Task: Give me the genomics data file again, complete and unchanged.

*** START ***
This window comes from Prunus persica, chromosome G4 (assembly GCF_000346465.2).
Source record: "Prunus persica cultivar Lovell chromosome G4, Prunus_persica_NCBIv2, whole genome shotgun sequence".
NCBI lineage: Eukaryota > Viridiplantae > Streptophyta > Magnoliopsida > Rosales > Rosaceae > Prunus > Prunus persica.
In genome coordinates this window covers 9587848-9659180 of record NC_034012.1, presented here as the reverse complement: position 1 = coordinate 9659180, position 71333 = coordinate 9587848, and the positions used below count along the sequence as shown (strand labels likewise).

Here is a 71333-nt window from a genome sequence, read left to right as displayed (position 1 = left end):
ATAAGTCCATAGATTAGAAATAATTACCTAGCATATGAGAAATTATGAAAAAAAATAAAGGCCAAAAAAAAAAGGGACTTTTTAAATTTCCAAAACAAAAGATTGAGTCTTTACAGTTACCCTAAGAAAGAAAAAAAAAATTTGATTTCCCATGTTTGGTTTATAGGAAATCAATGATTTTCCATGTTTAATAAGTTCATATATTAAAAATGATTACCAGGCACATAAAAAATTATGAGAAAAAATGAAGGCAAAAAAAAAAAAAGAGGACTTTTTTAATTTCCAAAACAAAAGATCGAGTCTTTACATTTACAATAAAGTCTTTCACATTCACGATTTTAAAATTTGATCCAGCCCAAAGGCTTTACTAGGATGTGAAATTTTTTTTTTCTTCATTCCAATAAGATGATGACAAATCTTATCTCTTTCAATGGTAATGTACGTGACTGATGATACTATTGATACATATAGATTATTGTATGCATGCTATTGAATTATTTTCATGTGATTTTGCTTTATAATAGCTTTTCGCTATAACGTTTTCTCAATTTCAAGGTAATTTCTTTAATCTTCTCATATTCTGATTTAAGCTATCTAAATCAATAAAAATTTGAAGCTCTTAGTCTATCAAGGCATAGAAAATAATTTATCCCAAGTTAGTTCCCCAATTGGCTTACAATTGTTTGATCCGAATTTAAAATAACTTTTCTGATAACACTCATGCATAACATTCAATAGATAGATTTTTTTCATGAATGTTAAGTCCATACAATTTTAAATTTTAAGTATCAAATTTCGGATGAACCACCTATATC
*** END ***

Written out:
This window comes from Prunus persica, chromosome G4 (assembly GCF_000346465.2).
Source record: "Prunus persica cultivar Lovell chromosome G4, Prunus_persica_NCBIv2, whole genome shotgun sequence".
NCBI lineage: Eukaryota > Viridiplantae > Streptophyta > Magnoliopsida > Rosales > Rosaceae > Prunus > Prunus persica.
In genome coordinates this window covers 9587848-9659180 of record NC_034012.1, presented here as the reverse complement: position 1 = coordinate 9659180, position 71333 = coordinate 9587848, and the positions used below count along the sequence as shown (strand labels likewise).

Here is a 71333-nt window from a genome sequence, read left to right as displayed (position 1 = left end):
ATAAGTCCATAGATTAGAAATAATTACCTAGCATATGAGAAATTATGAAAAAAAATAAAGGCCAAAAAAAAAAGGGACTTTTTAAATTTCCAAAACAAAAGATTGAGTCTTTACAGTTACCCTAAGAAAGAAAAAAAAAATTTGATTTCCCATGTTTGGTTTATAGGAAATCAATGATTTTCCATGTTTAATAAGTTCATATATTAAAAATGATTACCAGGCACATAAAAAATTATGAGAAAAAATGAAGGCAAAAAAAAAAAAAGAGGACTTTTTTAATTTCCAAAACAAAAGATCGAGTCTTTACATTTACAATAAAGTCTTTCACATTCACGATTTTAAAATTTGATCCAGCCCAAAGGCTTTACTAGGATGTGAAATTTTTTTTTTCTTCATTCCAATAAGATGATGACAAATCTTATCTCTTTCAATGGTAATGTACGTGACTGATGATACTATTGATACATATAGATTATTGTATGCATGCTATTGAATTATTTTCATGTGATTTTGCTTTATAATAGCTTTTCGCTATAACGTTTTCTCAATTTCAAGGTAATTTCTTTAATCTTCTCATATTCTGATTTAAGCTATCTAAATCAATAAAAATTTGAAGCTCTTAGTCTATCAAGGCATAGAAAATAATTTATCCCAAGTTAGTTCCCCAATTGGCTTACAATTGTTTGATCCGAATTTAAAATAACTTTTCTGATAACACTCATGCATAACATTCAATAGATAGATTTTTTTCATGAATGTTAAGTCCATACAATTTTAAATTTTAAGTATCAAATTTCGGATGAACCACCTATATC